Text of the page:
The US has continued to grow its data centre footprint moving further ahead of China and Japan, according to the latest analyst note from Synergy Research.
Almost half (46%) of major cloud and internet data centre sites are now based in the US, according to the research, up from 44% when the last analysis was conducted back in October. China, previously accounting for one in 10 data centres worldwide, now drops to 6% of coverage.
Not surprisingly, the vendors with the largest data centre footprint are Amazon Web Services (AWS), IBM, and Microsoft, with at least 40 data centre locations each. The analysts also argue Google, Oracle and Rackspace also have a ‘notably broad’ data centre presence, while other firms, such as Salesforce, Apple, and Baidu, have their data centre footprint concentrated primarily in the US and China respectively. The 17 major organisations analysed have more than 230 data centre sites between them.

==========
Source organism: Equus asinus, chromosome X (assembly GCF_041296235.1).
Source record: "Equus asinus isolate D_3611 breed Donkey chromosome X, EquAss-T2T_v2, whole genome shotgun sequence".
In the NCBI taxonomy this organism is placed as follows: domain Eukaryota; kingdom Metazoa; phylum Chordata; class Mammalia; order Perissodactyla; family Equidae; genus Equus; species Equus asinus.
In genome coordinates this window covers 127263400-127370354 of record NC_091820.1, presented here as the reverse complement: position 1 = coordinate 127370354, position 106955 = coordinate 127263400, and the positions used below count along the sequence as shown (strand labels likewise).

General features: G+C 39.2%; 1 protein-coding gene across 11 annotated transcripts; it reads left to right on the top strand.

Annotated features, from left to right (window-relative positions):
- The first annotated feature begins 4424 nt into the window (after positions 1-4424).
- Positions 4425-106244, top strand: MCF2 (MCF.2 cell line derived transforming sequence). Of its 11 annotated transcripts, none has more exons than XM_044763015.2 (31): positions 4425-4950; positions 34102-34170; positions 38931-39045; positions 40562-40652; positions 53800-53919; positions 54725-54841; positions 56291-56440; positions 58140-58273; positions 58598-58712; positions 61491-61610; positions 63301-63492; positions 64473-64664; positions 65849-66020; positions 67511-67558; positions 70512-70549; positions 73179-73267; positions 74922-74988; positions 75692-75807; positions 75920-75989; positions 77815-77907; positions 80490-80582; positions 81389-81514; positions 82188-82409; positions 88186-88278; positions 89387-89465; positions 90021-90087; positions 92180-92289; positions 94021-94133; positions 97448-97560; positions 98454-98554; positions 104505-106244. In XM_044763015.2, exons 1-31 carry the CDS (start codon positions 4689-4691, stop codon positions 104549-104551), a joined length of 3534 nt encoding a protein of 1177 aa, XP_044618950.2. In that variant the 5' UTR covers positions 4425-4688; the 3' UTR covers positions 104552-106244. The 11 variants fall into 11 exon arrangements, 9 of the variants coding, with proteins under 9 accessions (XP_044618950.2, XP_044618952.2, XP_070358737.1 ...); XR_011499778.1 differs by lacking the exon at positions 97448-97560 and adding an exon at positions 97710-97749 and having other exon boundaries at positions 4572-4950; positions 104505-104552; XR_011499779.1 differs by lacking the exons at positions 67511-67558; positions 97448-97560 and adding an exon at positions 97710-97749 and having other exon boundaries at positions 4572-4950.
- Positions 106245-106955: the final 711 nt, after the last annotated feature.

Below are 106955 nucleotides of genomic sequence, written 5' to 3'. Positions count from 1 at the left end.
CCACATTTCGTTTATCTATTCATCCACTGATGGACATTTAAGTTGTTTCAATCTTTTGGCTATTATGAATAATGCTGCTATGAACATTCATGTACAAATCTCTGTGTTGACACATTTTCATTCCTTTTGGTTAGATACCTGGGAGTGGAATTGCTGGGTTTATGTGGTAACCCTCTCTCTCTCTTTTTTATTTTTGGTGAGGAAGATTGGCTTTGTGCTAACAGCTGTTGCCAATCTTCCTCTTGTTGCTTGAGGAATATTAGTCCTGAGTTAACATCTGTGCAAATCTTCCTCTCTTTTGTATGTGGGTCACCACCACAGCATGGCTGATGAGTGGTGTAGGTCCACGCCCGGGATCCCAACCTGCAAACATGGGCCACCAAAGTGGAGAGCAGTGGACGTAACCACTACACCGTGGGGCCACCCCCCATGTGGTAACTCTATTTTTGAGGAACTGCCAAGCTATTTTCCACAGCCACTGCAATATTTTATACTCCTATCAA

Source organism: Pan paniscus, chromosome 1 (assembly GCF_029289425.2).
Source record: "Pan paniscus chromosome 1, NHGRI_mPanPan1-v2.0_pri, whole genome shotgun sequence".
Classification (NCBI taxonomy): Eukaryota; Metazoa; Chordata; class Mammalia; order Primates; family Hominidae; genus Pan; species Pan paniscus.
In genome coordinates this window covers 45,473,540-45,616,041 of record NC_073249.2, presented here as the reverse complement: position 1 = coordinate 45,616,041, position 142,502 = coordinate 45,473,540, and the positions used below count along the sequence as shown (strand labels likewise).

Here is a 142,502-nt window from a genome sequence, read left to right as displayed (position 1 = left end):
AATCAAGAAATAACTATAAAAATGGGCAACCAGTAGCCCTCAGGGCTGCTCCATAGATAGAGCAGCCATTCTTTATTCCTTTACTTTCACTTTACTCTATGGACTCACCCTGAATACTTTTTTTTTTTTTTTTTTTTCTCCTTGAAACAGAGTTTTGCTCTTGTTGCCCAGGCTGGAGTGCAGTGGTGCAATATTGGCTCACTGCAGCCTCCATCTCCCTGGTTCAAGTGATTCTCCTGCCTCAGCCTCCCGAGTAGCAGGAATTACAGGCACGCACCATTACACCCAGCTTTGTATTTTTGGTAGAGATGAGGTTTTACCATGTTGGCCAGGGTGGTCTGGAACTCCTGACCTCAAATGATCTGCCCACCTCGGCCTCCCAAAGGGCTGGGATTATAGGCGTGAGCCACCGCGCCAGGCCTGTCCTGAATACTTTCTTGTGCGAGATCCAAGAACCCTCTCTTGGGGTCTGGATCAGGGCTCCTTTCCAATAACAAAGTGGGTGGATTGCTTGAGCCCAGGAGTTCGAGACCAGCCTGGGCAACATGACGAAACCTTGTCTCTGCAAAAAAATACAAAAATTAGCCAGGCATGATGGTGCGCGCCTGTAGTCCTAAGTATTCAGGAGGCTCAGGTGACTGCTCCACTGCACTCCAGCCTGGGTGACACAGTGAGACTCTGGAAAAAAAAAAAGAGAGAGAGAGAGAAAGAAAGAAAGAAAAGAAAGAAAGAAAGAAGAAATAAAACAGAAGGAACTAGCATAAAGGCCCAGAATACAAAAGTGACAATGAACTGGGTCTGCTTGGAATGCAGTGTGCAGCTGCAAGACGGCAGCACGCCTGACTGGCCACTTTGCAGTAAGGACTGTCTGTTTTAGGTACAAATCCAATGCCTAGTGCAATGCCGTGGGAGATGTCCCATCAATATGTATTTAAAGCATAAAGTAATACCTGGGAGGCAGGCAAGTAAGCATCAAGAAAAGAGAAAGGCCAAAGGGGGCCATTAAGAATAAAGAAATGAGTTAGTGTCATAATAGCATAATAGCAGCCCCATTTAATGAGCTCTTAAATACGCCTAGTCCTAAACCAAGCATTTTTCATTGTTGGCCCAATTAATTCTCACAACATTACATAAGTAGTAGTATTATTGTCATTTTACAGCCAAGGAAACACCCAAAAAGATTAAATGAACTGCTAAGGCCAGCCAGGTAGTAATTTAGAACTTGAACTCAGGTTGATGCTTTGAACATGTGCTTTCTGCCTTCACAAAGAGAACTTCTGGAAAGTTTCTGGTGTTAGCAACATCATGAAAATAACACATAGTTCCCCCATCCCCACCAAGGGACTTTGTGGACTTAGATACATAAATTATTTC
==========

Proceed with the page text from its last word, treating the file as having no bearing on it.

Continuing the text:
John Dinsdale, chief analyst and research director at Synergy, questions the US dominance. “Given that explosive growth in cloud usage is a global phenomenon, it is remarkable that the US still accounts for almost half of the world’s major data centres, but that is a reflection of the US dominance of cloud and internet technologies,” he said. “Perhaps the biggest surprise is that the UK does not feature more prominently, but that situation will change this year with AWS, Microsoft and Google all opening major data centres in the country.”
Microsoft has committed to making Azure and Office 365 available from UK data centres by late 2016, just days after AWS announced its own plans. Increasingly, cloud providers are turning to the continent as well as the UK, meaning greater data sovereignty and less latency for European customers.
Speaking to this publication in February, iland EMEA marketing director Monica Brink explained: “That’s where we noticed a real difference between our European and North American customer database. There is a very keen focus on advanced security, things like vulnerability scanning, encryption, intrusion detection, and the cloud provider being able to prove they are meeting all of those regulations for the customer.”